In July 2017, Kelly Gavin Zuckerman, Program Coordinator/Advisor/Lecturer, spoke with Clio Bodie, Haverford College Class of 2017, about her post-graduation plans.
What is next for you?
I will be starting in September at Bank Street Graduate School of Education where I will be studying elementary education, both general and special. I will get a Masters of Science in Education and certification in both General and Special Education for grades 1- 6.
How did you decide on Bank Street?
Alice Lesnick first suggested that I look into it, and it seemed like a really special school. When I talked to the woman from Bank Street during the admissions process who will now be my advisor, I really felt that all of the values that they teach and hold are what I learned about at Haverford and Bryn Mawr. These values are what I want to take into my own teaching — being child-centered, interested in individual child growth and development, and holding a really progressive focus on social justice curriculum.
How do you think your education studies will inform your studies at Bank Street?
I will use so much of what I learned at Haverford and Bryn Mawr as I move forward. I learned a lot about implementing student-centered pedagogy and building curriculum that will be helpful, especially because I will be working in a classroom in some capacity while taking classes. On the philosophical side, I learned about empowering students, working with diverse learners, guiding growth, and encouraging curiosity. Bank Street prioritizes these things, and also has a big focus on including social justice curriculum in the classroom, which I have become passionate about through taking various classes with Heather Curl. For instance, when I took “Curriculum and Pedagogy” with Heather this past fall, we talked a lot about social justice curriculum and anti-racist pedagogy, and I got the chance to build units and lesson plans while thinking about meeting the needs of diverse learners. I have been truly inspired by Heather over the years, and it has become really important to me that I be an advocate for social justice through my teaching, and I think that will be a really helpful background to have moving into Bank Street.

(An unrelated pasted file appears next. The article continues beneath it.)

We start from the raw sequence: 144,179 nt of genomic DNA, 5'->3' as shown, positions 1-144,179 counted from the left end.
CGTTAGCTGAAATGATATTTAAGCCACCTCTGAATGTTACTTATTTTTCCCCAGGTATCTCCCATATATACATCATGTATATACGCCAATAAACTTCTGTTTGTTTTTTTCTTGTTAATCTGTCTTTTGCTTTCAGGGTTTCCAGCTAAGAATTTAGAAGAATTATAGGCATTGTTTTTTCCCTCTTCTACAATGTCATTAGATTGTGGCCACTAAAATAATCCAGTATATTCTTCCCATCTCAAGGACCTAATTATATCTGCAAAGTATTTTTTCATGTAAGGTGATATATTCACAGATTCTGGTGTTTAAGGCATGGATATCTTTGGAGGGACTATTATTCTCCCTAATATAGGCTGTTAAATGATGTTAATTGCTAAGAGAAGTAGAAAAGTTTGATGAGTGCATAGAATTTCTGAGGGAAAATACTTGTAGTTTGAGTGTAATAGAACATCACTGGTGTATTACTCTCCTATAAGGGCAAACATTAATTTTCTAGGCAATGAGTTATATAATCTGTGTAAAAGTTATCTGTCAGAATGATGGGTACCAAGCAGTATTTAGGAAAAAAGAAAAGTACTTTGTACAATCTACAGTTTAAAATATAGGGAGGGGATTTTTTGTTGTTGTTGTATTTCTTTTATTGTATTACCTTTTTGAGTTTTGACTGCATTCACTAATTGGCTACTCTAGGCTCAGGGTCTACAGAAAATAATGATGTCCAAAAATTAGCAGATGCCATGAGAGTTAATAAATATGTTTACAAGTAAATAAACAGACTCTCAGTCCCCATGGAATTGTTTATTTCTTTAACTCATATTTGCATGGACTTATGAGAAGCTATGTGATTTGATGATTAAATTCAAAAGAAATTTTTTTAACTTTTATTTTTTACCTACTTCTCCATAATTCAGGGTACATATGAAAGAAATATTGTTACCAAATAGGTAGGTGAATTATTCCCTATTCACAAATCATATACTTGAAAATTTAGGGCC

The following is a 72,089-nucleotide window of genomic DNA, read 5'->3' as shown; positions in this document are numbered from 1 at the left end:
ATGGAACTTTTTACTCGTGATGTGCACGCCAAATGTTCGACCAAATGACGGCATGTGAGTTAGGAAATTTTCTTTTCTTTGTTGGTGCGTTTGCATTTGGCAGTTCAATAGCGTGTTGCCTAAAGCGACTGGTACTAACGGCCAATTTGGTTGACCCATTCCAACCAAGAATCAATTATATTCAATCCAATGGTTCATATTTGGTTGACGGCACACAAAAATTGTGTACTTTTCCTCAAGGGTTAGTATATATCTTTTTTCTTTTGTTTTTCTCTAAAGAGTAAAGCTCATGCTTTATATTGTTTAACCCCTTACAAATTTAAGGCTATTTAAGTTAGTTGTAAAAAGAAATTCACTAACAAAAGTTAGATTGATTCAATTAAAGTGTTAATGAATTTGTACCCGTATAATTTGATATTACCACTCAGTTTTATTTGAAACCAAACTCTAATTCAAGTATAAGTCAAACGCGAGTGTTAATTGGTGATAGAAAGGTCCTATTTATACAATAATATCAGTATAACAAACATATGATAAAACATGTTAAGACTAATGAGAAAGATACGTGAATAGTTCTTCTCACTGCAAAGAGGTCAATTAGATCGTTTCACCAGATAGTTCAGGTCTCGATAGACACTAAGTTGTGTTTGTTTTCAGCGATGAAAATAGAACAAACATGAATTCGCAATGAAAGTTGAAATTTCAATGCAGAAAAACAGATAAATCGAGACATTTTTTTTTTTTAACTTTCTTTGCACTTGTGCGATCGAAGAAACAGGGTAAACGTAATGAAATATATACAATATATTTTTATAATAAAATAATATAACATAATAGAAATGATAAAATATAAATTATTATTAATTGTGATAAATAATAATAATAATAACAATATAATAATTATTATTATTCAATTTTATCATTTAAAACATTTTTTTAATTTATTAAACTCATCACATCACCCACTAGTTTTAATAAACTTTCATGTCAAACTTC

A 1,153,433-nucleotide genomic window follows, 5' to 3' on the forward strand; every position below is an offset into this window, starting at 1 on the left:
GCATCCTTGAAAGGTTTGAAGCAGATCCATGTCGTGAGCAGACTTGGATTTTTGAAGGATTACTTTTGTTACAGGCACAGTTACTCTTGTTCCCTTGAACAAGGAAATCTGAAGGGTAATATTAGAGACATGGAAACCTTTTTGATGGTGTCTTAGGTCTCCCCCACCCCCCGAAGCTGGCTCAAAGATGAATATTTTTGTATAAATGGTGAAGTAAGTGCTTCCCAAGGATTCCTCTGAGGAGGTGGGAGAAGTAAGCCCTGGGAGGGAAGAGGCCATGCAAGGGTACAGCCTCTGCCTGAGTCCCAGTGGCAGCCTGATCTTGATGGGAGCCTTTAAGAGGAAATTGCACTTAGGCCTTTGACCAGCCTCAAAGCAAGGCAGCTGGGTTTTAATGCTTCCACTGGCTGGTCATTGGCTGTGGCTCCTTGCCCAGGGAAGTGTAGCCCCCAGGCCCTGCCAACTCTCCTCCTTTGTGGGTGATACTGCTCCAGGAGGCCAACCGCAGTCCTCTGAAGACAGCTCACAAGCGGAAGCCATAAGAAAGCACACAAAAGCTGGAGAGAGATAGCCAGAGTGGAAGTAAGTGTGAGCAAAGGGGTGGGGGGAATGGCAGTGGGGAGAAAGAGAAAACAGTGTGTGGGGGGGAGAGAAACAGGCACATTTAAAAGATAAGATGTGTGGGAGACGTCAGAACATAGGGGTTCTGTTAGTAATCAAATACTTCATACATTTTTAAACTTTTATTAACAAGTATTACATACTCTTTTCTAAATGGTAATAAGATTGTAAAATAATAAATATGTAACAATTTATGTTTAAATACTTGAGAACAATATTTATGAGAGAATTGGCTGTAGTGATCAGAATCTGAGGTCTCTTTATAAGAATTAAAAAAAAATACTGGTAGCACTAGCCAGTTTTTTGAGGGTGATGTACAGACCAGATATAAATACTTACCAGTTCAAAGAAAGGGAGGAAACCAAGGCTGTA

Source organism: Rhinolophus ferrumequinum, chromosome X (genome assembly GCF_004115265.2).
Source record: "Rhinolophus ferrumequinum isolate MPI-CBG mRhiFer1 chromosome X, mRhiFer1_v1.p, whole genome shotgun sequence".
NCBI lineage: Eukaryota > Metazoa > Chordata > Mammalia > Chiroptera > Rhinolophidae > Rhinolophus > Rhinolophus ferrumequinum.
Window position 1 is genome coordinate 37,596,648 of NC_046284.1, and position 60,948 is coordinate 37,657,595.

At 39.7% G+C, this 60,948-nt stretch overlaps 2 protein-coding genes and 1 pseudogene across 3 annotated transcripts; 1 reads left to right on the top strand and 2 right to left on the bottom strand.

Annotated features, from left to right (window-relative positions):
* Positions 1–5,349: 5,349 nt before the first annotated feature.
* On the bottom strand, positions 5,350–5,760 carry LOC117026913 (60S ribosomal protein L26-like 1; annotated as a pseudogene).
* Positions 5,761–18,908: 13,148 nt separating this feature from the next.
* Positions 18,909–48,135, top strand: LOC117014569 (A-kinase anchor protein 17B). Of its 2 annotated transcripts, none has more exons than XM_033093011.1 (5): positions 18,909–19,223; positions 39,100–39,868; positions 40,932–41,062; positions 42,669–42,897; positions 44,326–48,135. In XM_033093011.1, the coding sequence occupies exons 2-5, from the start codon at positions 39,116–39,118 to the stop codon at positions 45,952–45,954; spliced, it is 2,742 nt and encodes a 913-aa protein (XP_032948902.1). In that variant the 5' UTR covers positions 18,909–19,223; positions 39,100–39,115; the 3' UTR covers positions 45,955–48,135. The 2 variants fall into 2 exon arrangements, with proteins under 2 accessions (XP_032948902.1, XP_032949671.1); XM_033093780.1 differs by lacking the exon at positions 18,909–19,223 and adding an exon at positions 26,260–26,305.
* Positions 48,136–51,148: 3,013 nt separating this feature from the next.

What is a favorite memory that you have of the Education Program?
I took “Empowering Learners” with Alice Lesnick during the spring of my sophomore year, and it was a really transformative class for me in the way that I conceptualized myself as a thinker, a learner, and as a future teacher. After taking “Critical Issues in Education” I thought, “Teaching really does seem like something that I would want to do,” but I felt like in “Empowering Learners” I crossed that bridge to, “This is definitely where I want my future to take me.” I remember preparing to write my final paper for that class. I was talking to Alice about my ideas and how to take all that I had learned from the course and put it into one paper, and I had never been more excited about writing a paper before. It was truly such an inspiring course. Writing my notes for that final paper, I really felt like I was thinking of myself as a learner, a teacher, and as someone who could empower others in such a new way. I never got to take another class with Alice, but she was my Education Program advisor and I have always just found her brilliant.
What advice do you have for current students in the Education Program?
I would say I learned a lot in the education department about the importance of being reflective, and I really encourage others in the program to practice being reflective—to think back to where your thinking first started and how it has transformed. For me, looking back at different papers that I had written throughout my various education classes was really helpful for me in seeing how my thinking had changed and where I needed to continue learning and growing. A lot of the education courses give you a great opportunity to do that in portfolios or final paper writing, especially in the cumulative classes in the last year. I would suggest that students really use that as an experience to grow as thinkers, especially when moving into teaching. One thing that I have learned about education is that when teaching, it is critical to continue asking yourself, “How did that work? Where could I have done better? What can I change for next time?” and also “What did I do right? What really went well with this?” The Education Program gives a lot of opportunities to be reflective, so take those chances.